The View from No 50





March 2004

K P Bonney & Co 

Chartered Accountants and

Chartered Tax Advisers

50 Cleasby Road  Menston 

Ilkley LS29 6JA

Tel: 01943 870933 

Fax:  01943 870925 








Those of us who are VAT registered know that we cannot reclaim the VAT we pay on our business expenses unless we get a valid tax invoice from our supplier.  So long as we have on file what appears to be a valid tax invoice we have done all that is necessary in order to reclaim the VAT.  Or have we?


Gohil and Company Ltd operated in the textile trade.  During the course of a VAT inspection it came to light that a number of invoices, in respect of which VAT input tax had been reclaimed, were false.  The invoices related variously to a company that had ceased trading six years previously, a fake registration number and address, a company that was in the computer business whose VAT identity had been ‘borrowed’ and another invoice which was false.  The VAT on these invoices totalled £2,821.  The company was quite unaware there was a problem with the invoices and Customs acknowledged the companys’ innocence in the matter. Nevertheless, Customs refused to allow the company’s claim for repayment of the VAT.  The company appealed against this decision to the VAT tribunal.


With much sympathy for the company, the tribunal found in favour of Customs.  An invoice is only a valid tax invoice if it is issued by a legitimate VAT registered trader.  If the supplier is not registered there is no VAT.  If there is no VAT there can be no repayment claim.


Our advice:  When dealing with tax never take it for granted that if something seems fair it must be right.  If you have any doubt about whether a particular purchase invoice is issued by a genuine VAT registered business, telephone Customs’ National Advice Service on 0845 010 9000.  They can verify that a VAT number is correct and that it belongs to the supplier who has sent you the invoice.  Obviously it is better to carry out this check before rather than after you pay the invoice.





With the Gohil decision fresh in our minds we thought now might be a good time to remind you what disclosures to look out for on a tax invoice.  A tax invoice must include the following information:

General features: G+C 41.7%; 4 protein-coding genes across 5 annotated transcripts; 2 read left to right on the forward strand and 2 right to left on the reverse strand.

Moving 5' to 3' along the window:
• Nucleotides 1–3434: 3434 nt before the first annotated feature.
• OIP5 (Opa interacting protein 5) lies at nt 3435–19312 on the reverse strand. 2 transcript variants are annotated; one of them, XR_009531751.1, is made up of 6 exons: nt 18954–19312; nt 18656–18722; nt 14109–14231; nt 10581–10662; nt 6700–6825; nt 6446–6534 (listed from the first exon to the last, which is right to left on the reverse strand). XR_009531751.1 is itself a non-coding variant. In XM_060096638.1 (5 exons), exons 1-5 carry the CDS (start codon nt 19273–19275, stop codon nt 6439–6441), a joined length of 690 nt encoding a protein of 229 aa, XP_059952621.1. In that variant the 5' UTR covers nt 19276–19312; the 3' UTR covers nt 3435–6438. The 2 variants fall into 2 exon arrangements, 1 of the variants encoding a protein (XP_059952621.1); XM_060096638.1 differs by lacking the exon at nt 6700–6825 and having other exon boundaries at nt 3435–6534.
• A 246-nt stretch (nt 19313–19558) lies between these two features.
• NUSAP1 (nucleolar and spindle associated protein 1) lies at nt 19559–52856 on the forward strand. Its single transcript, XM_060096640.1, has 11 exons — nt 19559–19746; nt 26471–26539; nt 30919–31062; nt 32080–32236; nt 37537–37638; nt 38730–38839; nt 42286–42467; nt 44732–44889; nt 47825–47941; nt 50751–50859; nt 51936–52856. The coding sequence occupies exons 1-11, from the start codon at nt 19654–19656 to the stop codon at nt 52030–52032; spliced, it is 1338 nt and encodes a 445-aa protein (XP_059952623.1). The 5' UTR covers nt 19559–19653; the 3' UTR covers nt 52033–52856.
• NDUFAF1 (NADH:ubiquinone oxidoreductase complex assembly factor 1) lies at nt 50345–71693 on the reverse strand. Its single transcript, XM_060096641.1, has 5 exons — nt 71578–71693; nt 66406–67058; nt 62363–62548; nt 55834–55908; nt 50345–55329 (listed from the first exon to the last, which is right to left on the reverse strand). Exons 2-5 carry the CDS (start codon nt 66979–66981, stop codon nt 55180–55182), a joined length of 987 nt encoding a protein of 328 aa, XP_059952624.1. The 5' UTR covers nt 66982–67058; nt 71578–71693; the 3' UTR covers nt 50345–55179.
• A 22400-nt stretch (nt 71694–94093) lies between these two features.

1        An identifying number.

2        The time of supply.

3        The date of the issue of the invoice.

4        The name, address and registration number of the supplier.

5        The name and address of the person to whom the goods or services are supplied.

6        A description sufficient to identify the goods or services supplied. The following information must be given for each description—

(a)     the quantity of the goods or the extent of the services;

(b)     the rate of VAT; and

(c)      the amount payable, excluding VAT, expressed in any currency.

7        The gross total amount payable, excluding VAT, expressed in any currency. If the invoice specifies any goods or services which are the subject of an exempt or zero-rated supply, the goods or services which are the subject of an exempt, zero-rated or other supply must be distinguished and the gross total amount payable in respect of each supply and rate must be separately stated.

8        The rate of any cash discount offered.

9        The total amount of VAT chargeable expressed in sterling.

10      The unit price of any countable goods supplied.


Slightly different rules apply to invoices issued by retailers.  Retailers are required to provide a VAT invoice at the request of a customer who is a taxable person; they are not required to provide a VAT invoice to anyone else (although there is nothing to prevent them from doing so if they so wish).

Where the supply is taxed at the standard or lower rate and the tax-inclusive consideration does not exceed £250, the VAT invoice need contain only the following particulars:

1        The retailer’s name, address and registration number.

2        The time of the supply.

3        A description sufficient to identify the goods or services supplied.

4        The total amount payable, including tax.

5        Each rate of VAT chargeable and the gross amount payable including VAT, and the VAT rate applicable.

Where an exempt supply is made at the same time as a standard or zero-rated supply, the exempt items must be excluded from the invoice.